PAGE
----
Appeal of Sensitivity to Market Risk, Earnings and Management Component Ratings (Third Quarter 2001)
The ombudsman received a formal appeal of examination conclusions involving the sensitivity to market risk, earnings, and management component ratings. The bank's appeal stated that in the Report of Examination the OCC assigned the bank a 3 rating for sensitivity to market risk, a 5 rating for earnings, and a 5 for management. Bank management and the board of directors' contention was that these CAMELS component ratings did not accurately reflect the bank's condition at the time of the examination.
Sensitivity to Market Risk-Rating 3
Management and the bank's board believed that:
"Neither the condition of the bank's sensitivity to market risk as of the examination date, as compared to the last examination, nor the quality of the bank's Asset/Liability Management Policy warranted the OCC downgrading the bank's Sensitivity to Market Risk rating from a ''2'' to a ''3.''
Furthermore, by commissioning reports with outside consulting firms, which also reflects the positive state of the bank's interest rate risk management, the bank has illustrated sound risk management policies and procedures.
The supervisory office concluded in the ROE that the bank's interest rate risk was slightly elevated because of an imbalance resulting from assets repricing faster than liabilities. The ROE also commented that the board and management's planning and risk management processes were deficient. Additionally, the supervisory office believed the Asset/Liability Management Committee had not taken an active role in managing the balance sheet or interest rate risk.
Discussion and Conclusion
In accordance with OCC Bulletin 97-1 (''Uniform Financial Institutions Rating System'') the sensitivity to market risk rating is intended to reflect the degree to which changes in interest rates can adversely affect the earnings and capital of a financial institution. Considerations in determining the sensitivity rating are management's ability to identify, measure, monitor, and control market risk, and the adequacy of the capital and earnings in relation to the bank's level of interest rate risk exposure. The ombudsman's review did not find adequate support that the board and management were actively managing the bank's interest rate risk (IRR) position.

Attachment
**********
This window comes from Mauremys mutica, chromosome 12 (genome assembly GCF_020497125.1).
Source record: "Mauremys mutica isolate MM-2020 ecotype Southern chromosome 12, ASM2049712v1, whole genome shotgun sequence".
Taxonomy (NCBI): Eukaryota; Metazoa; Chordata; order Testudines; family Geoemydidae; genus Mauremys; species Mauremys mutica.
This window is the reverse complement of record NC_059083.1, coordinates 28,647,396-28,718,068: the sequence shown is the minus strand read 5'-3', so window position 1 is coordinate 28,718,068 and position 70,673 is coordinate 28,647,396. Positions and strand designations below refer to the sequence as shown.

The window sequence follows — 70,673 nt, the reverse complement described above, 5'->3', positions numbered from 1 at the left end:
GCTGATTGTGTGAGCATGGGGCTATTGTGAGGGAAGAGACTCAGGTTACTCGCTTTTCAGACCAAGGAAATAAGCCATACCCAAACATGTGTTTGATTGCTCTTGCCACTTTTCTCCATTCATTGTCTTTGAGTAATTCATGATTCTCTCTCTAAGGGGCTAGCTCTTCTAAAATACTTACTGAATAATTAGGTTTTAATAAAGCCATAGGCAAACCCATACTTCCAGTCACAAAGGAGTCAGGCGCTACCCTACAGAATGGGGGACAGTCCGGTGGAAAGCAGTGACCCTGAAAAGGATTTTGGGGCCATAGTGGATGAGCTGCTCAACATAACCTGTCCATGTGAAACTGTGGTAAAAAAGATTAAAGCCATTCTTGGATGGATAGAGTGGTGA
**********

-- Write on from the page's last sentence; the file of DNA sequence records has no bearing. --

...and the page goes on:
Review of the information provided to the ombudsman's office revealed:
- The input and assumptions used in the modeling were not well supported and hindered an accurate assessment of the risk, making it difficult to quantify the bank's risk exposure.
- While the bank had purchased a complete bank simulator model, allowing for greater accuracy and more assumptions, the bank had never used this model.
- The modeling reports reflected gap positions outside of those limits established in the Asset/Liability management policy of the bank.
- The Asset/Liability Committee (ALCO) minutes provided no insight on management's and the board's efforts to manage IRR. The only discussion reflected in the ALCO minutes was pricing of depository products, which lacked detail. Furthermore, the minutes did not reflect the board's desired balance sheet composition or strategy to manage IRR.
Based on the risk management weaknesses described above, the ombudsman concluded that the 3 rating assigned during the examination was appropriate.
The bank's submission commented that:
Although at the time of the last ROE, the bank was experiencing losses, it was taking steps to increase earnings. During the past year, the bank commenced its SBA and Credit Card program, both of which introduced a significant revenue stream to the bank. The bank's earnings trend is not negative and does not represent a distinct threat to the bank's capital. During this time the bank also raised additional capital to compensate for funding the increased provision for loan losses. The increase in revenue from the last examination and the nature of the bank's expenses in no way can justify the downgrading of the bank's earnings rating. The OCC's assignment was wholly improper.
Comments in the ROE concluded that earnings remain poor and were eroding the bank's capital. The supervisory office also stated that management and the board needed to take immediate and ongoing action to alleviate large continuing losses and address the other weaknesses. Examiners' primary concern was that continuing losses of the magnitude experienced in the last years would threaten the bank's viability.
Discussion and Conclusion
Pursuant to OCC Bulletin 97-1 (''Uniform Financial Institutions Rating System'') earnings are intended to reflect not only the quality and trend, but also factors that may affect the sustainability or quality of earnings. Considerations in determining the earnings rating are the following:
- The level of earnings, including trends and stability,